Beyond price tags: India’s food inflation crisis explained

food inflation
Amid global supply challenges and fluctuating monsoons, India grapples with escalating food prices, prompting urgent calls for strategic policy interventions.

Rising food inflation in India: An unrelenting rise of food prices is causing unease across India’s vibrant urban areas and sleepy villages alike. As households struggle to make both ends meet, policymakers are confronted with the question of how to tame the galloping food prices that threaten both economic stability and everyday life. The retail inflation in pulses, cereals, and spices stayed in double digits in August, despite a slight moderation. While the Consumer Price Index (CPI) recorded food inflation at 9.2% in August 2023, cereal inflation was reported at 11.8%.

Although vegetable prices moderated, the high prices of non-perishable food items, compounded by surging onion rates, have kept concerns about price pressures alive. Retail inflation for onions reached a staggering 23.18% in August, a significant jump from 11.78% in July. Onion prices maintained their upward trend in September.

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In the most recent Monetary Policy Committee meeting, threats to food prices, such as the volatile state of El Nino, fluctuating global food prices, and irregular monsoon patterns were discussed. The MPC recognised the pressing need for continuous monitoring due to potential severe impacts on food prices.

Anticipating further food price shocks, the Reserve Bank of India’s monetary policy committee adopted a cautious stance in their August review, leaving the policy repo rate unchanged at 6.5% for the third consecutive time.

What causes high food inflation

Global challenges, including supply pressures due to the Russia-Ukraine war, compounded by India’s suboptimal monsoon this year affecting crop yields, have contributed to the surge. Quanteco Research highlighted potential price pressures from expected shortfalls in Kharif paddy yields and the yearly decline in the area sown under Kharif pulses. The limited wheat stock with the Food Corporation of India further complicates the issue.

Persistent food inflation in India

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India’s attempts to regulate inflation led to export bans on wheat and rice in May and September 2022. However, a study by the Indian Council of Applied Economic Research critiqued these as reactive measures. The bans not only failed to control inflation but also resulted in a loss of over Rs 40,000 crore for farmers, causing heightened concern among India’s trade partners. Previous wheat export bans contributed to market instability rather than alleviating inflation.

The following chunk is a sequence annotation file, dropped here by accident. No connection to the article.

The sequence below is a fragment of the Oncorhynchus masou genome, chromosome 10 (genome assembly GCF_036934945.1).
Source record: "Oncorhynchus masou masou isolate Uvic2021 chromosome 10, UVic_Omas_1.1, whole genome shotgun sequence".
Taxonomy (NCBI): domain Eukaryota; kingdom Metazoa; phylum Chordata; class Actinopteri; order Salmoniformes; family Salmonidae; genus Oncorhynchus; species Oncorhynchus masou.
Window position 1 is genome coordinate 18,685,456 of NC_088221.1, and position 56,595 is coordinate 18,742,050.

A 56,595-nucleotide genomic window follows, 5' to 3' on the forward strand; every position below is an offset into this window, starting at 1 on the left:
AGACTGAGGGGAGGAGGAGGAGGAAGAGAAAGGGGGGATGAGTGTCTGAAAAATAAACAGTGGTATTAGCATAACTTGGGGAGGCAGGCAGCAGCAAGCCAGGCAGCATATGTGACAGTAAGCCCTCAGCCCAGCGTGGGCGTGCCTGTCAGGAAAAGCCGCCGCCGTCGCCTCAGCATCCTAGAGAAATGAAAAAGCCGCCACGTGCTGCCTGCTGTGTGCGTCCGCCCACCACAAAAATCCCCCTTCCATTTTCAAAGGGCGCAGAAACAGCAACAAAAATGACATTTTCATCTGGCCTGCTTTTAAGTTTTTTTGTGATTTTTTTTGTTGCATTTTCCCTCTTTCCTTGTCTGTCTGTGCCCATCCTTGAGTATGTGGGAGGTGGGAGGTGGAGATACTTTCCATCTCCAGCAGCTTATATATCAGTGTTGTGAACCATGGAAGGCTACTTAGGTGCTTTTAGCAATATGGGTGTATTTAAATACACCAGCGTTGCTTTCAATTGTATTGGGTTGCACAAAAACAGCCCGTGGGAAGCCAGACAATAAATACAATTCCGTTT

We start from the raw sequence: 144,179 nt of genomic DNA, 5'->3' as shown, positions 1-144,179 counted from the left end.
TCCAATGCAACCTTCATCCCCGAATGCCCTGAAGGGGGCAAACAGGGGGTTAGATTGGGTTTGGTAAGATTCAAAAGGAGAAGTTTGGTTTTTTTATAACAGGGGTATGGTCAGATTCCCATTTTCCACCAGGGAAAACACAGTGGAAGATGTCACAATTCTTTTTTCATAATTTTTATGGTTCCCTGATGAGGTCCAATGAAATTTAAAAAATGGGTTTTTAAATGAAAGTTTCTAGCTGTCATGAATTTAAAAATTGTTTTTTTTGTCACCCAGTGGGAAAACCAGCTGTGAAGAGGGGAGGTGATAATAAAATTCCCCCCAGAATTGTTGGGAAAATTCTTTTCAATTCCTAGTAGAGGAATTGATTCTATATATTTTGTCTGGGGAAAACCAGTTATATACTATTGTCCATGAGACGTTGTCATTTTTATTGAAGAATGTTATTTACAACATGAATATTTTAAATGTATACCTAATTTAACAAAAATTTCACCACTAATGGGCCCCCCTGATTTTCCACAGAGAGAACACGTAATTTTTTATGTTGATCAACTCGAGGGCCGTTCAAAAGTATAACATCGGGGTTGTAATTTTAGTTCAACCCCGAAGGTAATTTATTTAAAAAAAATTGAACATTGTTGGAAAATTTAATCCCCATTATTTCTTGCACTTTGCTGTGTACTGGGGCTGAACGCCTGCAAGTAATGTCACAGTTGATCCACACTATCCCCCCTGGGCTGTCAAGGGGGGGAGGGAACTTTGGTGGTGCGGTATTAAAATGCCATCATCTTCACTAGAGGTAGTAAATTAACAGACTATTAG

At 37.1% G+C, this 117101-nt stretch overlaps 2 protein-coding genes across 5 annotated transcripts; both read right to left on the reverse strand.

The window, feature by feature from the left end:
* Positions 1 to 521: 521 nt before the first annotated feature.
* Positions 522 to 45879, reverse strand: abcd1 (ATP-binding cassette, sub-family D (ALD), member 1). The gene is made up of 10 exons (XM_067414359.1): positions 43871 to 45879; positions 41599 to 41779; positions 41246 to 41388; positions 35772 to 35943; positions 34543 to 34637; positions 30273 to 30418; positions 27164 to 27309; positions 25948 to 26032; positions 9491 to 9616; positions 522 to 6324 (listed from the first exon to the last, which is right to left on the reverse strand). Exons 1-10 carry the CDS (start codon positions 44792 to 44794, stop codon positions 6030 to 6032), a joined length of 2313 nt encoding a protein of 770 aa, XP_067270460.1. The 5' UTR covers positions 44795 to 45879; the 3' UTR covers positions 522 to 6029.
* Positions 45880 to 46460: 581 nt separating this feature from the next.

The government also set stocking limits for wheat traders and millers in June 2023. Subsequent months saw additional measures, including an export ban on non-basmati white rice and increased export duties on rice and onions. Ironically, these bans were imposed while food security was a priority at the G20.

Earlier this year, surging tomato prices disrupted household budgets. Emkay Global Financial Services noted that while tomato prices have stabilised, consistent inflation for non-perishables has kept overall inflation high. Addressing this requires the prompt development of supply-side policies.

Several experts have proposed strategies for effectively managing food inflation. Recommendations include adjusting trade policies to prevent sales below the minimum support price (MSP) and ensuring transparency. Previous government efforts, such as those with edible oils in 2021-22, offer valuable lessons. Further suggestions include reducing wheat import duties and establishing buffer stocks for volatile vegetables, benefiting both farmers and consumers.

The government needs to strike a balance between farmer and consumer needs. Current policies seem skewed towards urban consumers, indirectly transferring resources from farmers to consumers.

Inflation for wheat eased to 9.33% in August from 11.94% in July 2023. But this trend might not continue due to the government’s lower wheat procurement this season. Some respite may come from government actions like the Rs 200 reduction in LPG cylinder retail prices and decreasing tomato rates. Nonetheless, the average Q2 FY24 CPI inflation is projected to exceed the RBI’s 6.2% estimate by 40-50 basis points.

Navigating the food inflation crisis is no easy feat; it is a nuanced challenge that intersects global geopolitics, unpredictable weather patterns, and intricate economic policies. As India charts its course through this crisis, the delicate balance between ensuring farmer welfare and consumer affordability emerges as a paramount concern. The road ahead may be uncertain, but with informed policies, vigilant monitoring, and a commitment to both producers and consumers, India stands poised to confront this economic challenge.